Michael Jackson's personal physician sentenced to 4 years in prison

English.news.cn   2011-11-30 02:08:52 FeedbackPrintRSS

Dr. Conrad Murray sits in court after he was sentenced to four years in county jail for his involuntary manslaughter conviction of pop star Michael Jackson in Los Angeles November 29, 2011. (Xinhua/Reuters Photo)

LOS ANGELES, Nov. 29 (Xinhua) -- A Los Angeles judge Tuesday sentenced Conrad Murray, Michael Jackson's personal physician, to a maximum of 4 years of imprisonment on involuntary manslaughter charge stemming from the death of the pop star.

Before announcing his sentence, Judge Michael Pastor lashed out at Murray, noting the cardiologist made an "egregious series of departures from the accepted standard of care" that represented a "disgrace to the medical profession -- an honorable profession which bears the blot, the scourge, of what happened here."

Murray, 58, was found guilty by a jury on Nov. 7.

Brian Panish, an attorney for the family of Michael Jackson, read a statement to the court on behalf of the family.

"There is no way to adequately describe the loss of our beloved father, son, brother and friend," the statement reads. "We still look at each other in disbelief...

"We are not here to seek revenge. There is nothing you can do here today to bring Michael back...We respectfully request that you impose a sentence that reminds physicians that they cannot sell their services to the highest bidder and cast aside their Hippocratic oath to do no harm."

Despite the four-year sentence, the exact amount of time Murray will serve behind bars was unclear due to overcrowding in the county jail system.

The sum of the restitution Murray is supposed to pay to the Jackson Estate and his three children will be determined at a Jan. 23 hearing, the judge also ruled.

Jackson, 50, died June 25, 2009 in his rented Holmby Hills estate near Los Angeles when he was rehearsing for his series of 50 sold-out concerts, dubbed "This is It," to be staged in London. He would have earned at least 100 million U.S. dollars from the tour, according to reports.

Los Angeles County Coroner's office ruled the singer died from an acute intoxication of Propofol, a powerful anaesthetic and other sedatives under the care of Murray.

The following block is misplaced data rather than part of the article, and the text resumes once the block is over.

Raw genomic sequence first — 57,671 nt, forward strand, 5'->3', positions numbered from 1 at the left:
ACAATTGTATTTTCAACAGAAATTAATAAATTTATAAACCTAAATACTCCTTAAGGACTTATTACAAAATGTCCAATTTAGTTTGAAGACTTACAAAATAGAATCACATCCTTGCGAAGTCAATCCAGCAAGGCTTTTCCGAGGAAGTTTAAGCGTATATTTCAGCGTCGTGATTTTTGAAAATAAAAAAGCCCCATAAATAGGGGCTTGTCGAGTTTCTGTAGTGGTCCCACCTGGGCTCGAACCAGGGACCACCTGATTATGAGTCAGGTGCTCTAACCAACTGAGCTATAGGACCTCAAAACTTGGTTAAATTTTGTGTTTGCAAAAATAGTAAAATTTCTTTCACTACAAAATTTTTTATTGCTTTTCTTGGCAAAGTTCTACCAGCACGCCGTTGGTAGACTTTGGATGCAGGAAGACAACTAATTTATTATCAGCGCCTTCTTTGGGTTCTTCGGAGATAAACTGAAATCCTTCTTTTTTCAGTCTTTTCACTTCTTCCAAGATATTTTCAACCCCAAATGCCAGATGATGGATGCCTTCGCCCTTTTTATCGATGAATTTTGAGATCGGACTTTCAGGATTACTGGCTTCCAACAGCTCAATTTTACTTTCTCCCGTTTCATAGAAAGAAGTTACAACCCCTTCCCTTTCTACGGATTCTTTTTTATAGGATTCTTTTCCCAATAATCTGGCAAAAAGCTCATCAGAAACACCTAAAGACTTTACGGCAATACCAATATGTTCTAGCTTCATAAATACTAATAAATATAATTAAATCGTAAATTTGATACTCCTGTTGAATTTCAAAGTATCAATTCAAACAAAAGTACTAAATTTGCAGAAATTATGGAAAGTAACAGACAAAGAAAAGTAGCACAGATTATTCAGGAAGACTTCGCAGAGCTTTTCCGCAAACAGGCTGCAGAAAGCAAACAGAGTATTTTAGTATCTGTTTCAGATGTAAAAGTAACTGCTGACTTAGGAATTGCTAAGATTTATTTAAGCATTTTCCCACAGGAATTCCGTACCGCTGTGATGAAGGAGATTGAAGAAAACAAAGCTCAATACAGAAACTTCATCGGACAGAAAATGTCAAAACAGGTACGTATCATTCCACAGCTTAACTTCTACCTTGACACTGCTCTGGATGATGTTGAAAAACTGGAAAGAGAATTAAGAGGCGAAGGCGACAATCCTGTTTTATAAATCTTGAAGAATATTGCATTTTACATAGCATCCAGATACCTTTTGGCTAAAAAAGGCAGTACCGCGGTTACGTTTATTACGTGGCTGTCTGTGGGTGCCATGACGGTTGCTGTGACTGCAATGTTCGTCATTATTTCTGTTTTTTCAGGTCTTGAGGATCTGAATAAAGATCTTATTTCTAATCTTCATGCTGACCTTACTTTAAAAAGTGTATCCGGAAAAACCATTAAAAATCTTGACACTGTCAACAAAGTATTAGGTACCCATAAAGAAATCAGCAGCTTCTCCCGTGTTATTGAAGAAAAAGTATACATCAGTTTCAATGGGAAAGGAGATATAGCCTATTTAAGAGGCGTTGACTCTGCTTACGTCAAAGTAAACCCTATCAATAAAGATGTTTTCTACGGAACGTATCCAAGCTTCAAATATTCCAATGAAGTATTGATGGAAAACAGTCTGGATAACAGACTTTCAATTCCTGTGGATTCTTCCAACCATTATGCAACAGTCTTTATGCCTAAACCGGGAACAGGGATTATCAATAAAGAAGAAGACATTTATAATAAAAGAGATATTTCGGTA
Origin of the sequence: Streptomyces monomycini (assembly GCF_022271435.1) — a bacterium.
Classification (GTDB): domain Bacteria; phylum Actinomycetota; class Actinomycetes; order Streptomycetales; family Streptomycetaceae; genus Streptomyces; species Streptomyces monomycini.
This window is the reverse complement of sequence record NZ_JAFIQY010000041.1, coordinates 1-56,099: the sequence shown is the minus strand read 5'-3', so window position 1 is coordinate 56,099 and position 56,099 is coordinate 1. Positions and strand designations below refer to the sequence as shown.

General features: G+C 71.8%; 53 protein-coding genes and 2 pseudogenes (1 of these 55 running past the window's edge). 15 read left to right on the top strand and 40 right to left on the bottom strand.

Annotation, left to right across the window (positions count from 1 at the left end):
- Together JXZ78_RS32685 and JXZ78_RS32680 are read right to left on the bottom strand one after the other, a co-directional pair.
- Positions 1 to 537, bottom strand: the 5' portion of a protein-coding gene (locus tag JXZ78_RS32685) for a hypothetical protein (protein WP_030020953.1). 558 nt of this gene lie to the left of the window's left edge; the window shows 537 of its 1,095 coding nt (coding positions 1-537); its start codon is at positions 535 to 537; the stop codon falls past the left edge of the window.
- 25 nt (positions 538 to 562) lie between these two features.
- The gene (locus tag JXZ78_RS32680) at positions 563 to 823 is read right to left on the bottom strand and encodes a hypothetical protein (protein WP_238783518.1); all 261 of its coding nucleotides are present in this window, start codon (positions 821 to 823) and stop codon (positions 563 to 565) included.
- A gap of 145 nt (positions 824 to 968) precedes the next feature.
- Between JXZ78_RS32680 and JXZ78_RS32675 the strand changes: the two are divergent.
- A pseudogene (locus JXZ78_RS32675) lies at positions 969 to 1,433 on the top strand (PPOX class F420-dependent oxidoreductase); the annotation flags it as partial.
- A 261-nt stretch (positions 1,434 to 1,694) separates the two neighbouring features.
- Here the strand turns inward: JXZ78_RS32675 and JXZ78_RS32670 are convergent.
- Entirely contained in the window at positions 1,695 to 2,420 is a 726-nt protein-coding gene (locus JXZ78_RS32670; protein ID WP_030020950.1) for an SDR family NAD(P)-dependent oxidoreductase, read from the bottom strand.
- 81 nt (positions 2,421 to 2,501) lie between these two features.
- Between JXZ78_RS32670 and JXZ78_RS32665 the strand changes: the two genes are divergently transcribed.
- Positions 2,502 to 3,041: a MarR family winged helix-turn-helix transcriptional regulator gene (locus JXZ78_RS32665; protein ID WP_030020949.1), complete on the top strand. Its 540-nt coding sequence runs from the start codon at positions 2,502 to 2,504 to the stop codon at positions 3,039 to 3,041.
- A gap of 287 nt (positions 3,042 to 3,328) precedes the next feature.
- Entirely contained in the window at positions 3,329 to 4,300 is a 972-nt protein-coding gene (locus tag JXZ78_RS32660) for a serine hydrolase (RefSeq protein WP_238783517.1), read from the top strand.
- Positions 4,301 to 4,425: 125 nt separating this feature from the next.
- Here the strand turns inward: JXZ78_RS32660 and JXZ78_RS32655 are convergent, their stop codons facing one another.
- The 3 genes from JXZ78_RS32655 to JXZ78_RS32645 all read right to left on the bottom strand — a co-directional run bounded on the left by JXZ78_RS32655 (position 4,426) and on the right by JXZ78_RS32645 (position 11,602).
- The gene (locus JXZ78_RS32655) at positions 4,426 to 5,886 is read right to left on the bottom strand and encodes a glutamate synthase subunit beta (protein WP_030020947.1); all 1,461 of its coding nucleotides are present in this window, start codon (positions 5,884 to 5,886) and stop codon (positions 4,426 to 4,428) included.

Before the jury announced their decisions on Nov.7, Deputy District Attorney David Walgren called Murray's treatment of the pop icon "unethical, unconscionable, and an extreme deviation from the standard of care." He said Murray demonstrated "consciousness of guilt" by failing to tell paramedics and emergency room doctors that he had given the singer the potent drug.

The former doctor only told the police about the anesthetic two days later because he thought investigators had already found the medication at the singer's rented mansion, according to Walgren.

Defense attorneys argued Murray, who was hired by Jackson to care for him two months before his death, was weaning Jackson off the medication.

"I was not surprised," defense attorney Michael Flanagan said, referring to the sentencing. "That was cast a long time ago."

Jackson's mother, Katherine, said she was satisfied with the outcome of the high-publicity trial and expressed her gratitude to prosecutors when she was leaving the courthouse in downtown Los Angeles.

"The judge gave him the maximum," she said. "So I thank the judge and I thank the prosecutors, and I think everything went well."

"100 years is not enough" was what Jackson's brother, Jermaine shouted as he walked by reporters.

Many of the Jackson fans gathering outside the courthouse agreed that 4 year of imprisonment is not enough as a punishment for Murray.

"It is not enough," an unidentified man said.

Editor: Yang Lina
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